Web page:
Ohio employers must abide by the Civil Rights Act of 1963 and the Equal Pay Act, both of which prohibit discrimination on the basis of gender. As such, employers may not use make any determinations based on gender in any areas such as wage amounts, hiring, and promotion requirements. They must also ensure that the workplace environment is not hostile to a particular gender and that it is not overly sexual.
What Must be Proven in a Discrimination Claim?
The Equal Pay Act allows discrimination to be proven if it can be shown that both men and women work for the same employer doing the same tasks, and yet are paid differently. A discrimination claim may also succeed when employers in Greenfield hire only one specific gender, issues promotions based on gender, or retaliates against persons who seek relief for employer misconduct.
When is Sexual Harassment Prohibited?
Sexual harassment encompasses any unwelcome or unwanted conduct of a sexual nature that is directed at the victim, whether it is physical or verbal. A Greenfield employer could be held liable for the unwelcome conduct, even if it was an employee's co-worker who engaged in the sexual harassment.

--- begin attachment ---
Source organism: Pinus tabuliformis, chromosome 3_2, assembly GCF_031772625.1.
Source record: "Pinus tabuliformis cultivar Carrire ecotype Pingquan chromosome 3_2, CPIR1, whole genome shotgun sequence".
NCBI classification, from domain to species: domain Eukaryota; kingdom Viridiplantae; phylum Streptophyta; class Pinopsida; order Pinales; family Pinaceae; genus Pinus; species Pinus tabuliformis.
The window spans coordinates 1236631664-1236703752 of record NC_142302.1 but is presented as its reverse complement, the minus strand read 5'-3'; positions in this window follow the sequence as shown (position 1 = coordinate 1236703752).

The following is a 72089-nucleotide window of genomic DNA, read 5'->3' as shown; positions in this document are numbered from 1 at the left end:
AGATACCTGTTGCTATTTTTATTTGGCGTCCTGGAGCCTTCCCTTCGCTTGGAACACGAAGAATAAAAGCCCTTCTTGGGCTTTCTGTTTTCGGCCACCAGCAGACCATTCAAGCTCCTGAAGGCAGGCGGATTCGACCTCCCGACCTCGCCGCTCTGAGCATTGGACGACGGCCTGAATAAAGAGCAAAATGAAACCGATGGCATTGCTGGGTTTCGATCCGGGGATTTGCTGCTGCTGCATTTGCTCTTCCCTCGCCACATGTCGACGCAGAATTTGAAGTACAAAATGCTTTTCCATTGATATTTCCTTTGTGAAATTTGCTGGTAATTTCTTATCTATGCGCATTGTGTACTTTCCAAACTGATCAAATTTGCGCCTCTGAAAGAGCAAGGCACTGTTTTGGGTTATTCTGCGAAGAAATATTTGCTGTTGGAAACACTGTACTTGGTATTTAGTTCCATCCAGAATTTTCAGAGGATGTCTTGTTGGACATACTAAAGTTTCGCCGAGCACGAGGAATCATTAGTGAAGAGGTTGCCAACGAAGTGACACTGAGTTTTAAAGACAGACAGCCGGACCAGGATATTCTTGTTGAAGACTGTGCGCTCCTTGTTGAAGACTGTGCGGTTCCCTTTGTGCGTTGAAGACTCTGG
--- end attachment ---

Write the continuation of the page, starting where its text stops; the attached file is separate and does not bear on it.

Ohio employers can also be held liable for sexual harassment if it allows conduct that leads to an overly sexual work environment. It is typically somewhat challenging to prove gender discrimination if you don't have an attorney, because certain aspects such as proving intent can be complex. Pursuing a claim also involves following procedures, many of which can be detailed.